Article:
Celebrating the life and work of renowned furniture designer Gordon Russell, this museum offers visitors the opportunity to explore elements of 20th-century design from Arts and Crafts to post-modernism.
Schooled in the Arts and Crafts tradition of the Cotswolds, Gordon Russell (1892-1980) believed that the tradition of British cabinet making by hand could be fused with the possibilities of the machine, making good design accessible to all. His efforts to democratise design – ‘to make decent furniture for ordinary people’ – led to his becoming director of the Council of Industrial Design (now the Design Council), and a lasting influence on British industry, design and education.
The workshops his company occupied in the village of Broadway now house a museum dedicated to his achievements as a furniture designer, maker, calligrapher, entrepreneur, educator and advocate of good design as something that can have a positive impact on people’s lives.
The permanent displays span a rich period of 20th-century design, and are accompanied by a changing programme of exhibitions and events. The museum shop, Plane and Saw, sells a selection of high quality products by contemporary designer-makers.
Avoncroft Museum is home to over 30 different buildings and structures from the West Midlands which have been rescued and re-built in rural Worcestershire. It is spread over 19 acres and includes a wildflower meadow, period gardens, a traditional cider and perry orchard as well as the collection of historic buildings.
In 1967 Avoncroft Museum was opened to the public following the rescue and reconstruction of a medieval Town House from Bromsgrove, and soon became England’s first open-air museum. Over five decades, Avoncroft Museum has continued to rescue structures and the Museum now displays and cares for historic buildings that range in date from Worcester Cathedral’s fourteenth century Guesten Hall roof to a post second world war prefab from Birmingham – covering over 700 years of Midlands history.
The Museum cares for a collection of several thousand objects that reflect the life and work that went on within the buildings and structures. The majority of objects belong to the nineteenth and twentieth centuries, ranging from small domestic items to wagons and agricultural equipment. Among the special collections is the National Collection of Telephone Kiosks.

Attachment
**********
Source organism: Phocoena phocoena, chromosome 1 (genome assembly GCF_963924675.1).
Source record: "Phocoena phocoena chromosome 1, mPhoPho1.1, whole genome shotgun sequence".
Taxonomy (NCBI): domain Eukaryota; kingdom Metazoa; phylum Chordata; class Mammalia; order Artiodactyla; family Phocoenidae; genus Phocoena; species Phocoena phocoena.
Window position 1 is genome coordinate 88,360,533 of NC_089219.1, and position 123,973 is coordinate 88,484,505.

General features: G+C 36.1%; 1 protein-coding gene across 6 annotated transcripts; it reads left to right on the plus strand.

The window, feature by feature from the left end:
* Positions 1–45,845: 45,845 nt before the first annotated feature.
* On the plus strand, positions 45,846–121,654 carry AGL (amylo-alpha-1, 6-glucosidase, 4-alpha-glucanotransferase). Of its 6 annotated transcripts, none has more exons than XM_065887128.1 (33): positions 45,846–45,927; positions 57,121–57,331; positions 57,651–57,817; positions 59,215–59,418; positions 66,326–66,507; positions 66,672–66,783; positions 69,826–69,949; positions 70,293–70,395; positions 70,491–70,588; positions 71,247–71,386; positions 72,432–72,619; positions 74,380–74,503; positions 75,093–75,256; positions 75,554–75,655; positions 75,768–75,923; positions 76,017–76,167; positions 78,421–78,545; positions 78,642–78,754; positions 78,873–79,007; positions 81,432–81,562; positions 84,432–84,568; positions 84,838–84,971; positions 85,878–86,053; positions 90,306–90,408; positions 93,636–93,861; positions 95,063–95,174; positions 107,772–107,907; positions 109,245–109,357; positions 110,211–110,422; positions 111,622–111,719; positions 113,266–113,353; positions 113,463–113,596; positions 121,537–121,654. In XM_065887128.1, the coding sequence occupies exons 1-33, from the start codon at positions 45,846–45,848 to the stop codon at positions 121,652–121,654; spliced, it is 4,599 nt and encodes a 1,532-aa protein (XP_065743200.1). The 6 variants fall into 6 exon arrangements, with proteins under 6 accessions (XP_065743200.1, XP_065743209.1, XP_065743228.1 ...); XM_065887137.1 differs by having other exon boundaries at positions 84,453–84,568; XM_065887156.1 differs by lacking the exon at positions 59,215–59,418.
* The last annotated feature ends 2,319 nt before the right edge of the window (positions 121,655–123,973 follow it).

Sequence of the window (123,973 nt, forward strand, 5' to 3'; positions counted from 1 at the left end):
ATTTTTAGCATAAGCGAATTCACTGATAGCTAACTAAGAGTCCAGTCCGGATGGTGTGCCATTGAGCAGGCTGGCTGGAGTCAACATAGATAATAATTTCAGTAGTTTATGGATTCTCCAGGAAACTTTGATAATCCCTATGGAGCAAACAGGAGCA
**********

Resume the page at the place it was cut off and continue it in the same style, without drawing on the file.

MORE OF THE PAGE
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The Museum of Royal Worcester is an independent museum and charitable trust that looks after and celebrates the largest collection of Worcester porcelain in the world and its unique archive in the place where it was made. They work to inspire, surprise and delight people across the world with Worcester’s porcelain heritage, sharing this with future generations from its home in the heart of Worcester. The Museum is located in historic premises in Severn Street adjacent to the regenerated Royal Porcelain Works complex and minutes from the centre of Worcester and the River Severn. A small team of staff is supported by volunteers to provide a warm welcome to a wide range of visitors, enable group visits and experiences, admin and marketing support and delivery of our programme of events and creative workshops.
Discover the extraordinary stories of the workers and artists who skilfully made objects and the celebrity customers who enjoyed them. Enjoy interactive displays, and family explorer trails in our stunning galleries, completely refurbished in 2018. You’ll see some of the iconic objects like Admiral Lord Nelson’s breakfast teapot, and the famous Evesham oven-to-tableware. Explore 250 years of social, food and design history that connects Worcester with the rest of the world through porcelain.
Visit their website: www.museumofroyalworcester.org
George Marshall Medical Museum is a small but mighty medical museum in Worcester, exhibiting the original collection of Mr George Marshall, a former GP and later Consultant Surgeon of the former Worcester Royal Infirmary. The collection of objects, just 10% of which is on display at any one time, illustrates how medicine and health care have developed since the very first hospital in Worcester. This infirmary, which opened its doors in 1746 on Silver Street, was opened about 100 years before the advent of anaesthetics, and the Museum displays the infirmary’s gory amputation chair.